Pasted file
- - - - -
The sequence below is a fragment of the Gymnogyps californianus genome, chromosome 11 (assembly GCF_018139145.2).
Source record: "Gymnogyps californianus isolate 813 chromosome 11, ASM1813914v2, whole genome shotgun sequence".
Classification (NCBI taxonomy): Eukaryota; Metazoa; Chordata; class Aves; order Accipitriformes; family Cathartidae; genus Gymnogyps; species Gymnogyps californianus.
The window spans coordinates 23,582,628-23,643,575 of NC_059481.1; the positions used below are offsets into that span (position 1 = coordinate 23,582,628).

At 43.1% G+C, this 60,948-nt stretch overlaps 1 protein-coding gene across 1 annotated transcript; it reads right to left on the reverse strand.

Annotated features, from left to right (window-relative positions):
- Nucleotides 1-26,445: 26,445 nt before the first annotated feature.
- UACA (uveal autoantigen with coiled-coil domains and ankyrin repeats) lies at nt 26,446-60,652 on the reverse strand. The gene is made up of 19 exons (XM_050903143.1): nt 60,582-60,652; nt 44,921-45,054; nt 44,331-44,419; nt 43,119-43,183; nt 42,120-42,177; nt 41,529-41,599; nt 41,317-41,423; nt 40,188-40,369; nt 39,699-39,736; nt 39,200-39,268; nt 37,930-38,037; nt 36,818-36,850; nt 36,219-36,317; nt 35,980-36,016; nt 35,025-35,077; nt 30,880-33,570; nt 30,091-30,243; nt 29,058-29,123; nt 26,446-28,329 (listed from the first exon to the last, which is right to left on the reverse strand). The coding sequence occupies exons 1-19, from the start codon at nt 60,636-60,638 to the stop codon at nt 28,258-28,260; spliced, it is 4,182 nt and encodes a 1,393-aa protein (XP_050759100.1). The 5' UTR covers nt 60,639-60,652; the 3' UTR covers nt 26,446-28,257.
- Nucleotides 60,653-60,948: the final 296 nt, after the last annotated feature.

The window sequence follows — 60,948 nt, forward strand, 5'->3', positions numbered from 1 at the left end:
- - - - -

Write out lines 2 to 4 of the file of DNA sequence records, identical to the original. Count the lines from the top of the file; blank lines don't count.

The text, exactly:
Source record: "Gymnogyps californianus isolate 813 chromosome 11, ASM1813914v2, whole genome shotgun sequence".
Classification (NCBI taxonomy): Eukaryota; Metazoa; Chordata; class Aves; order Accipitriformes; family Cathartidae; genus Gymnogyps; species Gymnogyps californianus.
The window spans coordinates 23,582,628-23,643,575 of NC_059481.1; the positions used below are offsets into that span (position 1 = coordinate 23,582,628).